Promotion of Good Employer-Employee Relations
3.9 To enhance public understanding of EO and to promote good people management measures, we organised various promotional activities and published free publications covering different themes for employers, employees, human resources professionals and the public. Relevant information was also disseminated through LD's homepage and the media. In the year, six roving exhibitions on EO, good people management and family-friendly employment practices were organised over the territory. A new set of television and radio Announcements in the Public Interest was produced to encourage employers to foster a favourable environment for the employment of mature persons. Furthermore, we widely publicised messages on good people management as well as statutory employees' rights and protection through extensive network of employers' associations and trade unions.
 
Television Announcement in the Public Interest to call on employers to adopt friendly employment practices for mature persons
Television Announcement in the Public Interest to call on
employers to adopt friendly employment practices for mature persons
 
3.10 We organised a number of experience-sharing sessions and briefings and published newsletters regularly for members of 18 human resources managers' clubs established in different trades to promote good people management measures. We also published newspaper articles, and placed advertisements in public transport network and periodic journals of major employers' associations and trade union federations to encourage adoption of "employee-oriented" employment practices and cultivate a family-friendly working environment. In the year, we introduced a casebook on successful experiences of engaging mature persons and implementing family-friendly employment practices, and a thematic leaflet on promoting employment of mature persons as well as family-friendly employment practical guidelines for the catering industry.
 
Publications promoting the Employment Ordinance, friendly employment practices for mature persons and families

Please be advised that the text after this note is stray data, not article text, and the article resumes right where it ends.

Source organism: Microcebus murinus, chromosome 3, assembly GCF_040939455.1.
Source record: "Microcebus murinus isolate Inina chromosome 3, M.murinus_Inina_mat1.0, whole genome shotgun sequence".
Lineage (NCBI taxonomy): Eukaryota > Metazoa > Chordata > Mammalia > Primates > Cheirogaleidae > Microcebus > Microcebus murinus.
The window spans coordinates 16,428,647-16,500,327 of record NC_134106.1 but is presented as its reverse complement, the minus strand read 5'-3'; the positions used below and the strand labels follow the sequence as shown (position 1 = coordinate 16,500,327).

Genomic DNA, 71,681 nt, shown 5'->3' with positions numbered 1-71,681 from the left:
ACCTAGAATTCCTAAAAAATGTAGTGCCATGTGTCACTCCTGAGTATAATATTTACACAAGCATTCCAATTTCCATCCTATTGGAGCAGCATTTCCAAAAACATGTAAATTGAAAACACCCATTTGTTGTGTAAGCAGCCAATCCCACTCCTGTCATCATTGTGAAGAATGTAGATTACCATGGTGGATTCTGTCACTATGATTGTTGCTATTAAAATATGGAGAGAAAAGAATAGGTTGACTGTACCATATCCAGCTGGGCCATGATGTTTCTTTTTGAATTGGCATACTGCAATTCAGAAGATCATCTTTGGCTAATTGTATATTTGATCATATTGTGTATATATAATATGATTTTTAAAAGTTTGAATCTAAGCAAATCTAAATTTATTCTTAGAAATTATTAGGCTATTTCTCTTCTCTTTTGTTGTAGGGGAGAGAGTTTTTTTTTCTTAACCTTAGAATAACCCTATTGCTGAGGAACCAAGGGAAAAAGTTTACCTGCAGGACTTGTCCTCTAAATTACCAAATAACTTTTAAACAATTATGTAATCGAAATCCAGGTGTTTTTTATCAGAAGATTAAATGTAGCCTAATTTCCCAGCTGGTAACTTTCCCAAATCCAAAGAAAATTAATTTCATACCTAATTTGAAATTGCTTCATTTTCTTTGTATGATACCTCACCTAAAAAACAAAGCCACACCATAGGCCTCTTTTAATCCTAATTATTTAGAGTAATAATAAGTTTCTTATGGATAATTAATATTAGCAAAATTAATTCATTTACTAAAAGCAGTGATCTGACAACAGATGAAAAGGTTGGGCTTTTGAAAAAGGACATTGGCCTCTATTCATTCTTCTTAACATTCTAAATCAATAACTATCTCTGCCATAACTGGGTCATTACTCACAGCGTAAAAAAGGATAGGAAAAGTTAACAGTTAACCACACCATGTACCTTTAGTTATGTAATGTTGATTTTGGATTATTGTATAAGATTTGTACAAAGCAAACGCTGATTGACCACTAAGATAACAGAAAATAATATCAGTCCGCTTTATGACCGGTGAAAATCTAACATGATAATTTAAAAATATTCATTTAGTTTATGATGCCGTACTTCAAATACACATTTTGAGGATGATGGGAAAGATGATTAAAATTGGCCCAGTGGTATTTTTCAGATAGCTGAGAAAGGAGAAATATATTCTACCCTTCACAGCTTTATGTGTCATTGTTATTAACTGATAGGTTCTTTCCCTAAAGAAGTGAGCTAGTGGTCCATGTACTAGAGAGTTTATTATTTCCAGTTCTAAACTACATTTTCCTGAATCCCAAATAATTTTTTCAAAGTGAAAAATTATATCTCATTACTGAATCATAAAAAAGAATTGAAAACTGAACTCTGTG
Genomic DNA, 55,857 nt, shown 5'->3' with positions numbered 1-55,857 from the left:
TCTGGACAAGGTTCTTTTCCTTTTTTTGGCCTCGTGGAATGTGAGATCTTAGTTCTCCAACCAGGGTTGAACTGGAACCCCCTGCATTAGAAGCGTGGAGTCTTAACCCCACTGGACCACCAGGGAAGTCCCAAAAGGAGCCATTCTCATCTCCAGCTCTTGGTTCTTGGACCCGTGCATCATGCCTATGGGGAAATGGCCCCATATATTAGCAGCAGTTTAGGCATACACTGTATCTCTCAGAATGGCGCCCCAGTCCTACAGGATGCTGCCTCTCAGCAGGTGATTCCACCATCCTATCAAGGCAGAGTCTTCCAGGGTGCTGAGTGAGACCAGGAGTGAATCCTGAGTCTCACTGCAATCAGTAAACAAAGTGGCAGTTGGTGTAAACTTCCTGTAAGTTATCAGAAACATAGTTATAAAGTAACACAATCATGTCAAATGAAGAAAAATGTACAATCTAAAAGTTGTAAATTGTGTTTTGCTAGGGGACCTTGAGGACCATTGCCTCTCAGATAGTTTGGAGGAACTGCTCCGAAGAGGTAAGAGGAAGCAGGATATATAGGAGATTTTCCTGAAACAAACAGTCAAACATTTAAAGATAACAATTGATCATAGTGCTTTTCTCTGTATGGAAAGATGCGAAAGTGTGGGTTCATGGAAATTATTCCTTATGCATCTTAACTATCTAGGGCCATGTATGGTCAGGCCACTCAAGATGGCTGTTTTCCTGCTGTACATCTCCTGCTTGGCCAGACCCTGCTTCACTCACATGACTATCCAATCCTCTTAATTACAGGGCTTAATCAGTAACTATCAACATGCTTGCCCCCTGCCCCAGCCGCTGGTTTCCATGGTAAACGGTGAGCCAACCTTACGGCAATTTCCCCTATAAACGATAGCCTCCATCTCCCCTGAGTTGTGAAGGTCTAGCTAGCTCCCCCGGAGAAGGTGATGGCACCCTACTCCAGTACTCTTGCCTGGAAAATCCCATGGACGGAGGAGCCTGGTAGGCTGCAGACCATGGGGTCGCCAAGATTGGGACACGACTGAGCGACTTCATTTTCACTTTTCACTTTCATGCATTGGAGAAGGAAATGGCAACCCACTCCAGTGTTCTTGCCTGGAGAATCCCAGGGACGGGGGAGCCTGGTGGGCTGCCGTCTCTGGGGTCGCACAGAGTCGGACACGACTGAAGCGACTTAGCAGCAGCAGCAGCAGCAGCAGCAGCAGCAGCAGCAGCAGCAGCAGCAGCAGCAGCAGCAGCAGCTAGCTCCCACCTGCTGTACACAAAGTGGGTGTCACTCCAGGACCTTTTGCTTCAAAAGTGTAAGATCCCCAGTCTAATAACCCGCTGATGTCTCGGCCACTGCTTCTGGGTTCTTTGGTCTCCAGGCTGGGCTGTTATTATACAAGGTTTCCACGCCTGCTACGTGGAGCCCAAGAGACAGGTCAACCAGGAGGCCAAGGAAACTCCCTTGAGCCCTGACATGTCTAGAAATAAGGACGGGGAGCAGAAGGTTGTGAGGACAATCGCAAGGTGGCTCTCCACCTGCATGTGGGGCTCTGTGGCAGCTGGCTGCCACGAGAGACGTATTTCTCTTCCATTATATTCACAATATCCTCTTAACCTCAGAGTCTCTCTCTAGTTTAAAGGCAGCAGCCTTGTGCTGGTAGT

Publications promoting the Employment Ordinance,
friendly employment practices for mature persons and families
 
Adjudication of Minor Employment Claims
3.11 MECAB provides a speedy, informal and inexpensive adjudication service to members of the public. It is empowered to determine employment claims involving not more than 10 claimants for a sum not exceeding $8,000 per claimant.
 
3.12 In 2015, MECAB recorded 1 041 claims amounting to $4,405,696 and concluded 1 054 claims with a total award of $2,487,323.
 
Administration of Trade Unions
3.13 The Registry of Trade Unions (RTU) is responsible for administering TUO and Trade Union Registration Regulations. Its major areas of work include registering trade unions and their rules, examining trade unions' annual statements of account and any other returns required by the law to be furnished to RTU, organising courses on trade union legislation and fundamental trade union account management for trade unions and conducting inspections and visits to trade unions to facilitate trade unions to manage union affairs in accordance with the law and their respective rules.
 
3.14 In 2015, 14 new trade unions and two trade union federations were registered, making up a cumulative total of 885 trade unions (comprising 821 employee unions, 16 employers' associations, 37 mixed organisations of employees and employers and 11 trade union federations) registered under TUO. Please refer to the following webpage for the key trade union statistics:www.labour.gov.hk/eng/labour/content3.htm.
 
3.15 In the year, RTU examined 805 annual statements of account and conducted 367 inspections and visits to trade unions with a view to promoting sound and responsible trade union administration. To facilitate trade union officers in acquiring knowledge of union legislation and management, RTU organised four courses on trade union bookkeeping, auditing and trade union management and legislation.